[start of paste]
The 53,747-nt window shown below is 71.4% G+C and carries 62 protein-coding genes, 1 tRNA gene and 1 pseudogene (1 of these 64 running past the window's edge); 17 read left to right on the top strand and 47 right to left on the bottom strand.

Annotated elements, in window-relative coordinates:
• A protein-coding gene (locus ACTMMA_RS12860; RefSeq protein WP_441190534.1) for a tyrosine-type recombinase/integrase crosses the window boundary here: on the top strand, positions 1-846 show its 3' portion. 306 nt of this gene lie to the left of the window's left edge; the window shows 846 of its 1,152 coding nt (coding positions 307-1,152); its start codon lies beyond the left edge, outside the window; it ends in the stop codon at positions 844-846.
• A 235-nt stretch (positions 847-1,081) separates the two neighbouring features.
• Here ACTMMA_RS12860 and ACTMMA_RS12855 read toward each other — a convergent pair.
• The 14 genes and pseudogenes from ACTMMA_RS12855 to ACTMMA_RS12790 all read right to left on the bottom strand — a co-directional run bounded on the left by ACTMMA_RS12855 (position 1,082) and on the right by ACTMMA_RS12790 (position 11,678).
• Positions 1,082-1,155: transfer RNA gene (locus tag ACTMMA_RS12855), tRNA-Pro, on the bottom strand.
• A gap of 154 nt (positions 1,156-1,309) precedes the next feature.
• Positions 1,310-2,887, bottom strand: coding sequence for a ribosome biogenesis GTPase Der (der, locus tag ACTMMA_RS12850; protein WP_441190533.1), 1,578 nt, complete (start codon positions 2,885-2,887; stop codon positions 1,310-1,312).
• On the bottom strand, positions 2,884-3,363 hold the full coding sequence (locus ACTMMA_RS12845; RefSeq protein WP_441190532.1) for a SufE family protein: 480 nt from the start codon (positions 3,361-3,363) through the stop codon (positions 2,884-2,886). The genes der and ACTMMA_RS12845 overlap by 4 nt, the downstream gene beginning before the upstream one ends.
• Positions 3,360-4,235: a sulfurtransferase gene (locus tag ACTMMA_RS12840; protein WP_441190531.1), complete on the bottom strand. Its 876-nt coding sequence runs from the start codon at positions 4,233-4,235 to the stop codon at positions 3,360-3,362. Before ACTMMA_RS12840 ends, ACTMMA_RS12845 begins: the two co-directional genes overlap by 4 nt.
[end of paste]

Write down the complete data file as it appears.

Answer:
The 53,747-nt window shown below is 71.4% G+C and carries 62 protein-coding genes, 1 tRNA gene and 1 pseudogene (1 of these 64 running past the window's edge); 17 read left to right on the top strand and 47 right to left on the bottom strand.

Annotated elements, in window-relative coordinates:
• A protein-coding gene (locus ACTMMA_RS12860; RefSeq protein WP_441190534.1) for a tyrosine-type recombinase/integrase crosses the window boundary here: on the top strand, positions 1-846 show its 3' portion. 306 nt of this gene lie to the left of the window's left edge; the window shows 846 of its 1,152 coding nt (coding positions 307-1,152); its start codon lies beyond the left edge, outside the window; it ends in the stop codon at positions 844-846.
• A 235-nt stretch (positions 847-1,081) separates the two neighbouring features.
• Here ACTMMA_RS12860 and ACTMMA_RS12855 read toward each other — a convergent pair.
• The 14 genes and pseudogenes from ACTMMA_RS12855 to ACTMMA_RS12790 all read right to left on the bottom strand — a co-directional run bounded on the left by ACTMMA_RS12855 (position 1,082) and on the right by ACTMMA_RS12790 (position 11,678).
• Positions 1,082-1,155: transfer RNA gene (locus tag ACTMMA_RS12855), tRNA-Pro, on the bottom strand.
• A gap of 154 nt (positions 1,156-1,309) precedes the next feature.
• Positions 1,310-2,887, bottom strand: coding sequence for a ribosome biogenesis GTPase Der (der, locus tag ACTMMA_RS12850; protein WP_441190533.1), 1,578 nt, complete (start codon positions 2,885-2,887; stop codon positions 1,310-1,312).
• On the bottom strand, positions 2,884-3,363 hold the full coding sequence (locus ACTMMA_RS12845; RefSeq protein WP_441190532.1) for a SufE family protein: 480 nt from the start codon (positions 3,361-3,363) through the stop codon (positions 2,884-2,886). The genes der and ACTMMA_RS12845 overlap by 4 nt, the downstream gene beginning before the upstream one ends.
• Positions 3,360-4,235: a sulfurtransferase gene (locus tag ACTMMA_RS12840; protein WP_441190531.1), complete on the bottom strand. Its 876-nt coding sequence runs from the start codon at positions 4,233-4,235 to the stop codon at positions 3,360-3,362. Before ACTMMA_RS12840 ends, ACTMMA_RS12845 begins: the two co-directional genes overlap by 4 nt.